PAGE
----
Renew, we ask, our defiance in defeat, our resolution in war, our magnanimity in victory, and our good will in peace– especially in times when those who are half-blind may seem rather far from being half-ready;

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British High Commisison, Ottawa, 02 December 2011—To mark the 137th anniversary of the former Prime Minister's birth, High Commissioner Andrew Pocock hosted the launch of the Sir Winston Churchill Society of Ottawa.

Held at Earnscliffe, the evening's keynote speaker was Allen Packwood, Director of the Churchill Archives Centre at the University of Cambridge. The title of his talk was "Why Bring Churchill Back to Canada?".


Prior to the event, Mr Packwood filmed a short interview where he talked about Churchill's many Canadian connections and announced plans to bring pages of his well-known 1941 speech to a joint-session of the Canadian Parliament back to Canada for display in the near future.

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A perfect gift for any Churchillian

Editors Note:
Though the Chartwell Society of Portland is not an official affiliate of The Churchill Centre, we welcome Churchill news from all across the world. Should the group one day wish to become an affiliate they would certainly be warmly welcomed.


BY William D. Schaub, President, Chartwell Society of Portland, Oregon

Members of the Chartwell Society of Portland, Oregon assembled on November 29, 2011 at Arlington Club for their annual birthday dinner to honor the memory of Winston Churchill. Attending were 49 members and guests of the society, which was formed in 1992.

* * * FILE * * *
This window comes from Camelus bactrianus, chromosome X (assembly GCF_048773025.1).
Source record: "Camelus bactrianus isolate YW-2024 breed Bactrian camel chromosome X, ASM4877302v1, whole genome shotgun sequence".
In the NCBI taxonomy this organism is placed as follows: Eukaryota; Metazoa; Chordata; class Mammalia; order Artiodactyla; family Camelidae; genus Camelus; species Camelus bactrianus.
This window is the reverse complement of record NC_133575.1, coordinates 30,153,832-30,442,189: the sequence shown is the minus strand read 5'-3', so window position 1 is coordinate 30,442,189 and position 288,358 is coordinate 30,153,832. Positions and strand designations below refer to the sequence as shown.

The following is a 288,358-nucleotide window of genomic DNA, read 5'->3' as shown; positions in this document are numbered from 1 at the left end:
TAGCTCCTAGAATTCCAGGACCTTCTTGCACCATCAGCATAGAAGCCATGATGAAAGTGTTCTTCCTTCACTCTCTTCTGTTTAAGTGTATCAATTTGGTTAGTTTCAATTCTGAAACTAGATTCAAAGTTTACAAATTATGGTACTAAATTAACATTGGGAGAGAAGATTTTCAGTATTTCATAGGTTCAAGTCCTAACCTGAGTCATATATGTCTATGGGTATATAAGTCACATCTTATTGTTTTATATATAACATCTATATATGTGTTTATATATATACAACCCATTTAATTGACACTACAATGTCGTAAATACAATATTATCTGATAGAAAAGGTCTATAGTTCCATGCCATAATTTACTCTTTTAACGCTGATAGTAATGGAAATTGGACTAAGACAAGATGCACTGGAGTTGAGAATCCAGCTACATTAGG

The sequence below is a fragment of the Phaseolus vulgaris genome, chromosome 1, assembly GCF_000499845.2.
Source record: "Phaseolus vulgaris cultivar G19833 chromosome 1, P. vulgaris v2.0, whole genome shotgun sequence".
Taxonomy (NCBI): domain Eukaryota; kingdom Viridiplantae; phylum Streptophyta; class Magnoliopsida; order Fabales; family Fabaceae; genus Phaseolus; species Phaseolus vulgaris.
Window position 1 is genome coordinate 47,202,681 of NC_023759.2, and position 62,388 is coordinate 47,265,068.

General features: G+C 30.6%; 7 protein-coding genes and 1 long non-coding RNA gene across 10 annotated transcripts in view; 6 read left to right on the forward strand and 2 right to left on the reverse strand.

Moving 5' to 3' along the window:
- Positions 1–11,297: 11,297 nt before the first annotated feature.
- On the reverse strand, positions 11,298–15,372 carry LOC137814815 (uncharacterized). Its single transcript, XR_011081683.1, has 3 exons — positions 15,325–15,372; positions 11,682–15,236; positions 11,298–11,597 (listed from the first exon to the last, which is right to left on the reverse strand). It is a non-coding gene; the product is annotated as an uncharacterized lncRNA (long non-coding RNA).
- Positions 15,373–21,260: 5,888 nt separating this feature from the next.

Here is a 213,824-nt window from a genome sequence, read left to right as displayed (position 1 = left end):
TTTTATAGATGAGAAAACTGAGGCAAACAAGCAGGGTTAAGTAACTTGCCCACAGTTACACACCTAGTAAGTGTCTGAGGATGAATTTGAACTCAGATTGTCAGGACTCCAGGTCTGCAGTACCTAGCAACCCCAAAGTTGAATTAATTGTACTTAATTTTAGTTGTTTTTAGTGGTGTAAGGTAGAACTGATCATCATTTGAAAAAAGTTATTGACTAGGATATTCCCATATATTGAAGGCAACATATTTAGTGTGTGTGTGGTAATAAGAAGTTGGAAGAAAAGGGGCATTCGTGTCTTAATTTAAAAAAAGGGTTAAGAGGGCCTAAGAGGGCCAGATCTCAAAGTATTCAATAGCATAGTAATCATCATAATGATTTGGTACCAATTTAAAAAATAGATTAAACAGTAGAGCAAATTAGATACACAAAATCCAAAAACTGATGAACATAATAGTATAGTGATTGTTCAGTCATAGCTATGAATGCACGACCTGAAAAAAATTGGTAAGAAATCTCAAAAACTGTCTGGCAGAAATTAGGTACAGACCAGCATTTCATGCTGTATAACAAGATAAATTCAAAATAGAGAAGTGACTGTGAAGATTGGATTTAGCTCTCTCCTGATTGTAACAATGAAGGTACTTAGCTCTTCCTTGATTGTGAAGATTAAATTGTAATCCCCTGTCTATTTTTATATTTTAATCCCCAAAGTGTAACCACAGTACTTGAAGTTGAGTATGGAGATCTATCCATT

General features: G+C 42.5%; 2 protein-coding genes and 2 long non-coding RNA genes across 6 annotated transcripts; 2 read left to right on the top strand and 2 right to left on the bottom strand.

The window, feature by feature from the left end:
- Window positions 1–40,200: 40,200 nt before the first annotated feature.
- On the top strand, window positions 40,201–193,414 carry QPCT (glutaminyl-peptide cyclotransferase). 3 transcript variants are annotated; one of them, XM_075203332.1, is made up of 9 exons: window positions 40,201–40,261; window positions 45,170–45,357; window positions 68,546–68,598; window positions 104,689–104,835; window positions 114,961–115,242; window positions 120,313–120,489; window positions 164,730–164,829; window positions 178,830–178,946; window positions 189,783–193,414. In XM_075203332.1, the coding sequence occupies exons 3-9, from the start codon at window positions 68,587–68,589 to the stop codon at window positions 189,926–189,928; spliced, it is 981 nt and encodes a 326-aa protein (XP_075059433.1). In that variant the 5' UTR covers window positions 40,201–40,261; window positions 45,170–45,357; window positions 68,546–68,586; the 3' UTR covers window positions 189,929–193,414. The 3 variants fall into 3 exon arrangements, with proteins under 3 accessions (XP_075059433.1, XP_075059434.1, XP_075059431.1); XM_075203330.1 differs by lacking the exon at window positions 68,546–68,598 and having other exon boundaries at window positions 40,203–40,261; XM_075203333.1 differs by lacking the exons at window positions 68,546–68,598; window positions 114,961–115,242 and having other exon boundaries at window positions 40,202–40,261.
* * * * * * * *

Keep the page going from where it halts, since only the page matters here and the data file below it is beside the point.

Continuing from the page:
Led by Master of Ceremonies and a Chartwell founder, John B. DesCamp Jr. Esq., the evening began with a presentation by master piper Jori Lance Chisholm of Seattle Washington. Mr. Chisholm presented a medley of bagpipe tunes that would have been very familiar to Churchill including "Salute to Mr. Winston Churchill" composed by Pipe Major A. Lewis of the 10th Highland Light Infantry in 1947 and published in the Second Edcath Collection of Pipe Music. Jori is the three time United States Gold Medal piping champion, a member of the Simon Fraser University Pipe Band and the son of member Craig Chisholm.

The traditional dinner of roast beef, accompanied by Pol Roget champagne, select wines, Churchill Port and Hine cognac for the toasts, was presented in a room beautifully decorated for Christmas.

The tone of the evening was set by the draped flags of the United States, Great Britain and France, overlooked by the Karsh portrait of Sir Winston. The only item missing from the evening's toasts was the fragrance of Romeo y Julieta Churchills which, in this age of political correctness, have been prohibited by the City of Portland for indoor consumption.

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By John David Olsen

The 28th International Churchill Conference was held in London the last week of October 2011 to glowing reviews. "A triumph!" exclaimed one participant.

The overarching theme of the two-day conference was the "Special Relationship" between the United Kingdom and the United States. Opinions of the speakers on the various panels ranged in views from "it is actually a 'special' relationship," to others arguing that while it's an "important" relationship, its not actually "special" and further afield, it was argued that its existence is a complete myth.

The evening before the conference began a dinner was held to present the "Churchillian of the Year" award. The award was presented to the Chief of the Defence Staff General Sir David Richards (accepted on his behalf by his deputy) and presented by the Mayor of London Boris Johnson. Nearly 350 people, including His Excellency The French Ambassador Bernard Emié, who also accepted an international award on behalf of French President Nicolas Sarkozy, attended the dinner. (The French President was a bit tied up on matters of Greece and the Euro.)